Valuing a Start Up
Conjuring Wealth out of Thin Air
In order to raise money for a venture, you must first come up with a valuation for the nascent enterprise.
Valuing a start up can seem like an act of legerdemain, a magic trick. How do you put a concrete value on something that only exists as an idea, vision, or, at best, a partially formulated enterprise?
There are two interconnected valuations:
- The Valuation of the enterprise based on financial projections
- The pre-money Valuation for the current round of funding
The link between the two is what shows potential investors that if they put money in at the current proposed funding valuation, that they stand to make a significant return, if and when the company reaches a valuation based on the financial projections.
Estimating the present value of future cash flows is the game. The first valuation is based on creating scenarios around your financial projections and estimating a realistic discount rate to pull those numbers back to present value.
This valuation technique has lots of numbers populating a spreadsheet and math is involved, which gives it an air of authority, validity and accuracy. But all those numbers in the spreadsheet are forecasts based on assumptions and predictions that, at the end of the day, were pulled out of thin air.
Those numbers are usually overly optimistic both in their size and the timing of when they will come in as revenues. Any experienced investor will look for these numbers to be credible as an indication of whether or not the founders are reliable business people.
The source of this overstatement error, and a red flag for investors, is reflected in in the fact that, being so close to the project and emotionally invested in its success, the revenue projections created by the founders are too high and the expenses too low.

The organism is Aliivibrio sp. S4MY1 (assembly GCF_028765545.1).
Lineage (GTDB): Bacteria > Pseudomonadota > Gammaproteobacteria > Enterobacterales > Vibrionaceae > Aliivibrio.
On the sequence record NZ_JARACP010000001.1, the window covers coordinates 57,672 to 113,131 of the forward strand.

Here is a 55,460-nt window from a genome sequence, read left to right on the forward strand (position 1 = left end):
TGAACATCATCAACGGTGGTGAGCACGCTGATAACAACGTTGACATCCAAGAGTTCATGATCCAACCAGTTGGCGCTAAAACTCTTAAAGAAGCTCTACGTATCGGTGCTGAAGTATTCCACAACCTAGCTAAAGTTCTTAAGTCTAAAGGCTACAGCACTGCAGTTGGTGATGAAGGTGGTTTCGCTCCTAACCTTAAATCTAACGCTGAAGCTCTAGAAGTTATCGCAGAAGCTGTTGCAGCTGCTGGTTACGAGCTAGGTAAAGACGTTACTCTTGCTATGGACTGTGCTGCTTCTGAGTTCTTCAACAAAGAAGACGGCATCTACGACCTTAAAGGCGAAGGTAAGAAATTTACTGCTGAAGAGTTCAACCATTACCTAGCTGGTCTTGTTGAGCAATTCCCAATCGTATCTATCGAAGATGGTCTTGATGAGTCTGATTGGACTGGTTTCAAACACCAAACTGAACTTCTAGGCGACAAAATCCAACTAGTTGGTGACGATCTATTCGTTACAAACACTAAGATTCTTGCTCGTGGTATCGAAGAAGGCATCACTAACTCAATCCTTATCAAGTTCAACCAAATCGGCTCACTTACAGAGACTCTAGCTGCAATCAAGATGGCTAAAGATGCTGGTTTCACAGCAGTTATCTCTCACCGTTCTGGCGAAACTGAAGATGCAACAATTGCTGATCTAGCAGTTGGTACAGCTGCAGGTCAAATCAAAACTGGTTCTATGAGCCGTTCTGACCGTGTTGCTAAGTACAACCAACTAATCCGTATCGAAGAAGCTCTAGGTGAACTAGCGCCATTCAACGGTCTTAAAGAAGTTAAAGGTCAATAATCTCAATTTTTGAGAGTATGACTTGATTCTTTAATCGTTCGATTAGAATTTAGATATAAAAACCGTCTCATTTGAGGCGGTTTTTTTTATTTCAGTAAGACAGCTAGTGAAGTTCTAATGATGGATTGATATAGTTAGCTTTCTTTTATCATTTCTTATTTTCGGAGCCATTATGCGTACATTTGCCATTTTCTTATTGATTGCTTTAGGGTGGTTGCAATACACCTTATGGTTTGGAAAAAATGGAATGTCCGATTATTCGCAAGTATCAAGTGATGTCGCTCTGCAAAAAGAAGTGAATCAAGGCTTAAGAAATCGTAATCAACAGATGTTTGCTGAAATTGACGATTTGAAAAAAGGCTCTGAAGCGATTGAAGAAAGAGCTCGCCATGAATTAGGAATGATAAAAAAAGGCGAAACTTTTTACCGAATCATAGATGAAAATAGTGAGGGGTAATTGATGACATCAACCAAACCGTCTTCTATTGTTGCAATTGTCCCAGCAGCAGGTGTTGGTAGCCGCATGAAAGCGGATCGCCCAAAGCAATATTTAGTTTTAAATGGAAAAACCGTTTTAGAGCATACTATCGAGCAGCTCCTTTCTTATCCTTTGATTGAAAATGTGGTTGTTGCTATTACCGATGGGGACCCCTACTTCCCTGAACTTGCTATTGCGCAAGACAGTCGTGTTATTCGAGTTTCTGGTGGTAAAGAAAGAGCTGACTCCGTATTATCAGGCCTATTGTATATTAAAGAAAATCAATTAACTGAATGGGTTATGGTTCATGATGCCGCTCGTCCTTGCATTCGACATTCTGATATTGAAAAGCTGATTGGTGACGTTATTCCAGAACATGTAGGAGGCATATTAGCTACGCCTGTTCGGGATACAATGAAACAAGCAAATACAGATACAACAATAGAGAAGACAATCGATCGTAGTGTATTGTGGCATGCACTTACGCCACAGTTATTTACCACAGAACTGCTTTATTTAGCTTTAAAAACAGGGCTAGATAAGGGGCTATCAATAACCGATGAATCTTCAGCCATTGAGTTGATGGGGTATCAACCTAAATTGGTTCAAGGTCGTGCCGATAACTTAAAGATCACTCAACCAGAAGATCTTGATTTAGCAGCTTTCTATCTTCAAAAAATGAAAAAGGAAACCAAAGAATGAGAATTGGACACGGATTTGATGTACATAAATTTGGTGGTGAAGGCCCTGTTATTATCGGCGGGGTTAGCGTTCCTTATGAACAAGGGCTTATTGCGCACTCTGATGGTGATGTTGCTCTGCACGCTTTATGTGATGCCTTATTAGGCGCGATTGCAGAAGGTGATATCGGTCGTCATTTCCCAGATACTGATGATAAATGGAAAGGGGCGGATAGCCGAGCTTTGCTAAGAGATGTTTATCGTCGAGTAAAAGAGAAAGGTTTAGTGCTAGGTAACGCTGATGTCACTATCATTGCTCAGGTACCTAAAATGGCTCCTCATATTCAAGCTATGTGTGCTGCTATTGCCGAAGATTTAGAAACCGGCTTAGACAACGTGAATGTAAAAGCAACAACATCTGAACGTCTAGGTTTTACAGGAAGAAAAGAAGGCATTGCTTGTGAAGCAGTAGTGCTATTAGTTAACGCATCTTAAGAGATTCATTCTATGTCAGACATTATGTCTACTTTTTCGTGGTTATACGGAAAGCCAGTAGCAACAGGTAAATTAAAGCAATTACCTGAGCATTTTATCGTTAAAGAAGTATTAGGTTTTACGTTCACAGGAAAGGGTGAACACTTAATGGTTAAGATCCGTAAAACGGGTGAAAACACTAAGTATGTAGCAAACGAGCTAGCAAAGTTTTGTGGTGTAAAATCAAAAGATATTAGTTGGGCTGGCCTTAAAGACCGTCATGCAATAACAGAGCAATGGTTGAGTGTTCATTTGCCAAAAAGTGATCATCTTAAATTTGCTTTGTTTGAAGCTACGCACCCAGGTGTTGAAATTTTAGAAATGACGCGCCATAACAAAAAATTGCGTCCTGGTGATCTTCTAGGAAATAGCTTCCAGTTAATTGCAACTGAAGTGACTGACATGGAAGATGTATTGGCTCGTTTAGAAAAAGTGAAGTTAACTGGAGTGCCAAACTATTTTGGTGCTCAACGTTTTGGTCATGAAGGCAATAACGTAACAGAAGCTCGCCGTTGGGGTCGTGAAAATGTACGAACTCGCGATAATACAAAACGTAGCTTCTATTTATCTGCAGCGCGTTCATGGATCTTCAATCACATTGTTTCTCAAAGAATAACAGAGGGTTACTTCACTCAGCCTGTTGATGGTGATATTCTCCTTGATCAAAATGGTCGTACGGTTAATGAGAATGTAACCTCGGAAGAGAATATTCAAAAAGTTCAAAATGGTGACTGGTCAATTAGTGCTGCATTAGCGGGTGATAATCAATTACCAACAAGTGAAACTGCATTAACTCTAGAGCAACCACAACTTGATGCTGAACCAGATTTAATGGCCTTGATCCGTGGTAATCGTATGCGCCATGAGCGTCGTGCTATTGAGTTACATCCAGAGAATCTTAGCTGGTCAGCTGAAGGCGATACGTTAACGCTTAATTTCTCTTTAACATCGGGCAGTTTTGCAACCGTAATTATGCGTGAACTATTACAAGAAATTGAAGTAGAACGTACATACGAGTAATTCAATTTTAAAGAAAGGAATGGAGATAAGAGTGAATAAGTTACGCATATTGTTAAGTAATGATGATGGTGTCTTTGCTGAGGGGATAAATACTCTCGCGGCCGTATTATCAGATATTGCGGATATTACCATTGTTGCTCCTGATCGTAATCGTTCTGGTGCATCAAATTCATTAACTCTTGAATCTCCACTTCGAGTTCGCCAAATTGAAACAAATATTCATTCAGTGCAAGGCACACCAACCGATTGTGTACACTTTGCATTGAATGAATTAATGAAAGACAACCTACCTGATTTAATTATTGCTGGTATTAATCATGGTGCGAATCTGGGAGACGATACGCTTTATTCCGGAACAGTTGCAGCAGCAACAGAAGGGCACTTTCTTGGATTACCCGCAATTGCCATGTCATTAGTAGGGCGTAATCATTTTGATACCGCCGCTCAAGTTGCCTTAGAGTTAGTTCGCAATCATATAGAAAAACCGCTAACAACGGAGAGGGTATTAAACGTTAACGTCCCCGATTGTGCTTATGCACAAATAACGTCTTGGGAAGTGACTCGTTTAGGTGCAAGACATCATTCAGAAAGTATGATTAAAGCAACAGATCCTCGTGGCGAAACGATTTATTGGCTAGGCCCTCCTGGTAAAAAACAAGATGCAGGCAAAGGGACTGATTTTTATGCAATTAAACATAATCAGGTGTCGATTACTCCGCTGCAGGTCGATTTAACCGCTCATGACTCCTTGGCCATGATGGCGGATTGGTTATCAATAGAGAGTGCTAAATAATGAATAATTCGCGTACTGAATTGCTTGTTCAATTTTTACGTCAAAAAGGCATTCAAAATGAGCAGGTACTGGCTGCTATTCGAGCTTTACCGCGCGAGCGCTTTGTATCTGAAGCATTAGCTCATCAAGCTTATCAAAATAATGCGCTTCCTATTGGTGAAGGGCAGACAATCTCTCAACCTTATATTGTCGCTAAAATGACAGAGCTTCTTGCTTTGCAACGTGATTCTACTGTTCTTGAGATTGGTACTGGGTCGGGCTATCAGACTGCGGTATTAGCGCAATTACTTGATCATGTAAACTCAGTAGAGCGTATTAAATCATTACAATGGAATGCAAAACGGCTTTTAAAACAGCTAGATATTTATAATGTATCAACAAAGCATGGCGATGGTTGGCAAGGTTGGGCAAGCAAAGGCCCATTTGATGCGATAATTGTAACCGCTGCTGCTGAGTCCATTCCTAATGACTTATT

Don’t fall prey to your enthusiasm and hype and keep a little emotional distance when working on financial projections and the related budgets.
“Hockey Stick” projections
It used to be that radical prediction of growth in revenues was a dead giveaway of an inexperienced and overly optimistic founder. But now with Growth Hacking marketing techniques, a revenue graph that looks like a “hockey stick” can generate excitement among investors; with the caveat that the strategy is reasonable in support of this kind of growth.
The discount rate is the other important factor. Calculate, refine and adjust your discount rate based on comparable public companies and their rate of return, or other risk-adjusted returns investors require in the market for a similar enterprise.
We look at public companies because they are the ones that we have access to their financials. Go to the EDGAR section of the Securities and Exchange Commission website www.sec.gov and look at the 10K filings. You need to identify comparable companies as part of your industry and competitive analysis as well as for valuation, so the SEC site is a great resource.
The nature of your forecasts is to get an idea of the future. Unless you have a powerful crystal ball, this is best expressed as a range of values. Your financial projections are essentially Income Statements projected into the future. They should show an EBITDA and free cash flow that support a significant present value range of the future cash flows.
Optimism and Pessimism
Determine the range of cash flows by creating scenarios on either side of your expected projections: an optimistic scenario and a pessimistic scenario. These scenarios will show you what kind of room and resources you will have to weather events when things don’t go exactly as planned.
You want to make sure that even if things don’t go as predicted that there is enough of a cushion to survive. Compare the present value range to the valuation you are asking for the current round of funding (the second valuation mentioned above).